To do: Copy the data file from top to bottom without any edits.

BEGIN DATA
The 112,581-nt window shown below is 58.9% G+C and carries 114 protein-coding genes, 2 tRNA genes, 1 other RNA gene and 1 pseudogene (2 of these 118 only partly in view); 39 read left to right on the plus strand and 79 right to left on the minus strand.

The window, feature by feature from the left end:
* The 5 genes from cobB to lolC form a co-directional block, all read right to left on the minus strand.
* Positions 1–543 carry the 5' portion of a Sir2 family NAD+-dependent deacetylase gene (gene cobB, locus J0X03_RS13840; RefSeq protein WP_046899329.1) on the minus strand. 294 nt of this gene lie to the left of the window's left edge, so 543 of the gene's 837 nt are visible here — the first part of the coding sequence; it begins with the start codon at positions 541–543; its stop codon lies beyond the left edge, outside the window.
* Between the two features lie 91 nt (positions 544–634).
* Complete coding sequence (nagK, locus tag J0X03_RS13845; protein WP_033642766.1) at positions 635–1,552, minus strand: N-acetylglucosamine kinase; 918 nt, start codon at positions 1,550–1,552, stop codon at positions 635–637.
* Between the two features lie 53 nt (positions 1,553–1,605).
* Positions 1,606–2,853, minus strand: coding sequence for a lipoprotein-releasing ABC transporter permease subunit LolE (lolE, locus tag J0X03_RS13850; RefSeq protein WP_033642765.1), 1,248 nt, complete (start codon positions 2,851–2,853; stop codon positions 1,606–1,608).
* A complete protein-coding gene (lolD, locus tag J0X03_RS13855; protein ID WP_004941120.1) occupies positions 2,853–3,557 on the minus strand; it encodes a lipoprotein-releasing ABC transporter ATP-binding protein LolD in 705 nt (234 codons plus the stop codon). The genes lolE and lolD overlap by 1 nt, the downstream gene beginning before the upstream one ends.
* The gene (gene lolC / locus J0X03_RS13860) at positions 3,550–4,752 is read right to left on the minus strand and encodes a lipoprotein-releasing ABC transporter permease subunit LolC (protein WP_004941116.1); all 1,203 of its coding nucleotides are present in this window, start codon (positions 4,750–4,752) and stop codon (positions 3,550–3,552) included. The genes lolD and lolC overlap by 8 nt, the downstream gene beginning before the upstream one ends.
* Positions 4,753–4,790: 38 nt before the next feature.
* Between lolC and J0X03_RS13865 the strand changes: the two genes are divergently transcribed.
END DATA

The 112,581-nt window shown below is 58.9% G+C and carries 114 protein-coding genes, 2 tRNA genes, 1 other RNA gene and 1 pseudogene (2 of these 118 only partly in view); 39 read left to right on the plus strand and 79 right to left on the minus strand.

The window, feature by feature from the left end:
* The 5 genes from cobB to lolC form a co-directional block, all read right to left on the minus strand.
* Positions 1–543 carry the 5' portion of a Sir2 family NAD+-dependent deacetylase gene (gene cobB, locus J0X03_RS13840; RefSeq protein WP_046899329.1) on the minus strand. 294 nt of this gene lie to the left of the window's left edge, so 543 of the gene's 837 nt are visible here — the first part of the coding sequence; it begins with the start codon at positions 541–543; its stop codon lies beyond the left edge, outside the window.
* Between the two features lie 91 nt (positions 544–634).
* Complete coding sequence (nagK, locus tag J0X03_RS13845; protein WP_033642766.1) at positions 635–1,552, minus strand: N-acetylglucosamine kinase; 918 nt, start codon at positions 1,550–1,552, stop codon at positions 635–637.
* Between the two features lie 53 nt (positions 1,553–1,605).
* Positions 1,606–2,853, minus strand: coding sequence for a lipoprotein-releasing ABC transporter permease subunit LolE (lolE, locus tag J0X03_RS13850; RefSeq protein WP_033642765.1), 1,248 nt, complete (start codon positions 2,851–2,853; stop codon positions 1,606–1,608).
* A complete protein-coding gene (lolD, locus tag J0X03_RS13855; protein ID WP_004941120.1) occupies positions 2,853–3,557 on the minus strand; it encodes a lipoprotein-releasing ABC transporter ATP-binding protein LolD in 705 nt (234 codons plus the stop codon). The genes lolE and lolD overlap by 1 nt, the downstream gene beginning before the upstream one ends.
* The gene (gene lolC / locus J0X03_RS13860) at positions 3,550–4,752 is read right to left on the minus strand and encodes a lipoprotein-releasing ABC transporter permease subunit LolC (protein WP_004941116.1); all 1,203 of its coding nucleotides are present in this window, start codon (positions 4,750–4,752) and stop codon (positions 3,550–3,552) included. The genes lolD and lolC overlap by 8 nt, the downstream gene beginning before the upstream one ends.
* Positions 4,753–4,790: 38 nt before the next feature.
* Between lolC and J0X03_RS13865 the strand changes: the two genes are divergently transcribed.